Imagine you’re the hiring director for an NFL team. You’ve been tasked to hire a new employee. It’s Monday morning and you have 2 resumes on your desk. Who are you calling back?

Resume #1: Joe Quarterback

Takes the snap from the center. Throws ball to receivers, running backs, and tight ends. Hands off ball to running back. Calls plays in the huddle. Captain of the team. Answers questions and makes statements during post-game press conferences.

Resume #2: Peyton Manning

1st pick in 1998 NFL Draft. Elected to 11 NFL Pro Bowls. Led his team to an NFL Super Bowl championship and won Super Bowl MVP. Has thrown for 54,828 yards and 399 touchdowns with a 94.9 career passer rating. Holds an NFL record 4 MVP awards. Fastest NFL player to reach 50,000 passing yards and 4,000 completions.

You get the point. Employers don’t care what your job description was. They want to know what you accomplished. Give them concrete evidence that you were an asset to your company and how you can be an asset to theirs. If possible, give them specific numbers such as, “Surpassed first year sales goal by 27%.” That will grab their attention and get you into an interview.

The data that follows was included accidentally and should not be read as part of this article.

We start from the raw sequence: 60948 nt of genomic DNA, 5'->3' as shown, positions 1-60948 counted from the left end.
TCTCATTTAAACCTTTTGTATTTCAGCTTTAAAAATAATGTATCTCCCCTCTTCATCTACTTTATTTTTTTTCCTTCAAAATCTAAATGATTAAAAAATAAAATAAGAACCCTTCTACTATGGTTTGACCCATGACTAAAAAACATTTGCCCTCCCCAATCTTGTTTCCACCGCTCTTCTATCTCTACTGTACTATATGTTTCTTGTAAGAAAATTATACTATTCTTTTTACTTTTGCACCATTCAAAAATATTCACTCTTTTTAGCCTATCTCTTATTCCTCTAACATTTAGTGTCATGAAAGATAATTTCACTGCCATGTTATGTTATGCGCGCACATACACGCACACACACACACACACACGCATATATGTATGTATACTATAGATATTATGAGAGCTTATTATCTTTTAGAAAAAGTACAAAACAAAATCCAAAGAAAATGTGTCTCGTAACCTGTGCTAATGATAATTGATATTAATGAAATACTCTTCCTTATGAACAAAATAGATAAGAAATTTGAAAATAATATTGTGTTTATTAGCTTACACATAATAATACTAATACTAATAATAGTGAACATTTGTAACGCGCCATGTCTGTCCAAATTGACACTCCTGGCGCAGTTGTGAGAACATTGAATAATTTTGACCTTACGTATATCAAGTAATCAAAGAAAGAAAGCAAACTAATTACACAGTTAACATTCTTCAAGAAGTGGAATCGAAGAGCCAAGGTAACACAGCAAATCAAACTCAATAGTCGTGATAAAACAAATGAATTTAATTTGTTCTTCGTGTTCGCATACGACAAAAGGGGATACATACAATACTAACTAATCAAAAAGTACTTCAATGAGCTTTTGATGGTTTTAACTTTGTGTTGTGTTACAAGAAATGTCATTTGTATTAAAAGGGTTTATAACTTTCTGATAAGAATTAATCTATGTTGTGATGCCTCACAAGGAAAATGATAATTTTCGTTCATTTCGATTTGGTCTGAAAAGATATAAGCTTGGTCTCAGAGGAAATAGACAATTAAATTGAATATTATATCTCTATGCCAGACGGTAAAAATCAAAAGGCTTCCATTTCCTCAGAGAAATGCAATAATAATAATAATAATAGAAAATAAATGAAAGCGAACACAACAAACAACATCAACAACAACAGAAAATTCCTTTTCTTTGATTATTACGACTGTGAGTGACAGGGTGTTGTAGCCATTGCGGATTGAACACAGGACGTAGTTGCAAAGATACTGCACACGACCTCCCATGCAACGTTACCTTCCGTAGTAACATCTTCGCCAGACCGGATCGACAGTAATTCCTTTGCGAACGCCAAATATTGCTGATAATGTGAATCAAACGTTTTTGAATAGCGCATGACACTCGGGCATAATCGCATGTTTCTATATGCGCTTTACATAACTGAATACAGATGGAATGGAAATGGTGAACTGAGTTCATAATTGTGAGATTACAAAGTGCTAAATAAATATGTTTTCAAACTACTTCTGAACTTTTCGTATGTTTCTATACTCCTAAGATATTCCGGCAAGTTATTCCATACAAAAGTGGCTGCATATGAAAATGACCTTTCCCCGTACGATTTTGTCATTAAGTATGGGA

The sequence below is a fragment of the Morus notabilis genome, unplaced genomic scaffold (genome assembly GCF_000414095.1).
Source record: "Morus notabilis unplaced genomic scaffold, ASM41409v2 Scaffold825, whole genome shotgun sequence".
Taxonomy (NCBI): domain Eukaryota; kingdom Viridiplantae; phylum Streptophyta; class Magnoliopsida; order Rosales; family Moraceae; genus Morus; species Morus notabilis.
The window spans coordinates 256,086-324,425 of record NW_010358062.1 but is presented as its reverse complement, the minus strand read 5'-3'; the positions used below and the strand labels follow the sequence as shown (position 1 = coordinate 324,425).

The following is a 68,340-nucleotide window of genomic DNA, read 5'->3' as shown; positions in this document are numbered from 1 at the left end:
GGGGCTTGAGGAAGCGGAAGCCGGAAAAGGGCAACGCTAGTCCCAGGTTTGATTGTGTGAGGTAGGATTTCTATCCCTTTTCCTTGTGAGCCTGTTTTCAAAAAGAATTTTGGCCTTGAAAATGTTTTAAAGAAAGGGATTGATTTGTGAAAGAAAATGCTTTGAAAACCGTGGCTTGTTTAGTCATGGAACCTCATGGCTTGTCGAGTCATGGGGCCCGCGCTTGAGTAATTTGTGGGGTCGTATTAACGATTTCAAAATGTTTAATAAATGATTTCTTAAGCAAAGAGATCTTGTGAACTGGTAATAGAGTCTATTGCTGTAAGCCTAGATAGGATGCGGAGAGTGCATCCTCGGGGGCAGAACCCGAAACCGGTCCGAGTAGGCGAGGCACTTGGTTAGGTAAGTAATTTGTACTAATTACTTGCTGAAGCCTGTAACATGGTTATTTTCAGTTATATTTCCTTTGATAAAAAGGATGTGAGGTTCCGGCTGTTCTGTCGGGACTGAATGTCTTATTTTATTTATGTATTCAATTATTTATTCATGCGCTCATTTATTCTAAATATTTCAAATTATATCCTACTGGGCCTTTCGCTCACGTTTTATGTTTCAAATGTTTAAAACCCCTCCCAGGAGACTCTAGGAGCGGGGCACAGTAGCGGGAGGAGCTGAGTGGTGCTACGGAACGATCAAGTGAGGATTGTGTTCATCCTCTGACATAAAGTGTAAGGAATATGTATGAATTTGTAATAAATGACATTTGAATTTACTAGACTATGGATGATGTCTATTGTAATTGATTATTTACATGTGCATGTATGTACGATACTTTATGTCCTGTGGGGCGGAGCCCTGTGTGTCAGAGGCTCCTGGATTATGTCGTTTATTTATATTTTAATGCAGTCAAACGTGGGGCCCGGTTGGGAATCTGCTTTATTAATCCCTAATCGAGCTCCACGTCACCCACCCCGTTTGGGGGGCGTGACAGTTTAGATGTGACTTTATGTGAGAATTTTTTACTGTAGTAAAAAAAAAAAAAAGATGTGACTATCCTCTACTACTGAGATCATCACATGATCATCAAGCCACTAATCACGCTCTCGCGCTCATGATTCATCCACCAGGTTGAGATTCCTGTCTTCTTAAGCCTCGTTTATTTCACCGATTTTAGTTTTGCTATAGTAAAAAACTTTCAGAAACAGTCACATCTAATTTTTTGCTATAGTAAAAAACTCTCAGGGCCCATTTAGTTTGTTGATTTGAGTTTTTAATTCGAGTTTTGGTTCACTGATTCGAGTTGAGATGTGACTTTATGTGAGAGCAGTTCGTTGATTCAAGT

2. Make It Easy to Read

No matter how impressive the content of your resume is, if it’s difficult to look at or hard to follow, it’s not getting read. Lay it out for them on a silver platter: here’s who I am, here’s what I’ve done, and here’s how I can help your business. Boom, boom, boom. Go with bullet points containing sentences that are short, concise, and to-the-point. Headings that clearly show the reader where to look for your “Experience”, “Education”, and “Skills”. The person looking at your resume should be able to instantly find exactly what they are looking for in 10 seconds or less.

3. Take Advantage of Prime Real Estate

For years, I have always had an “Objective” at the very top of my resume. Why do you need to tell the recruiter what your objective is? You are applying for the job, so your objective is already pretty obvious. You do not want the first thing the recruiter reads to be “Objective: Full-time position in finance industry.” Yawn.